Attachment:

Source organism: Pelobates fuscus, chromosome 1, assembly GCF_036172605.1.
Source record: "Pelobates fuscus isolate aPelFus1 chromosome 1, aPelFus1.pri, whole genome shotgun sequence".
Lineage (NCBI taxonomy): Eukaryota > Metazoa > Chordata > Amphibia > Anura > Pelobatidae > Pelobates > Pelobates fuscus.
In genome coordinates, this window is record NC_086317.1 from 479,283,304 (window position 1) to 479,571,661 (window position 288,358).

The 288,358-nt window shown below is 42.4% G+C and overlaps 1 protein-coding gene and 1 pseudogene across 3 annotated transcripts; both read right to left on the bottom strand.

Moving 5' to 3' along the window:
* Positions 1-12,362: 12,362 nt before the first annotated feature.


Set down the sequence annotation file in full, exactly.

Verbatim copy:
Source organism: Pelobates fuscus, chromosome 1, assembly GCF_036172605.1.
Source record: "Pelobates fuscus isolate aPelFus1 chromosome 1, aPelFus1.pri, whole genome shotgun sequence".
Lineage (NCBI taxonomy): Eukaryota > Metazoa > Chordata > Amphibia > Anura > Pelobatidae > Pelobates > Pelobates fuscus.
In genome coordinates, this window is record NC_086317.1 from 479,283,304 (window position 1) to 479,571,661 (window position 288,358).

The 288,358-nt window shown below is 42.4% G+C and overlaps 1 protein-coding gene and 1 pseudogene across 3 annotated transcripts; both read right to left on the bottom strand.

Moving 5' to 3' along the window:
* Positions 1-12,362: 12,362 nt before the first annotated feature.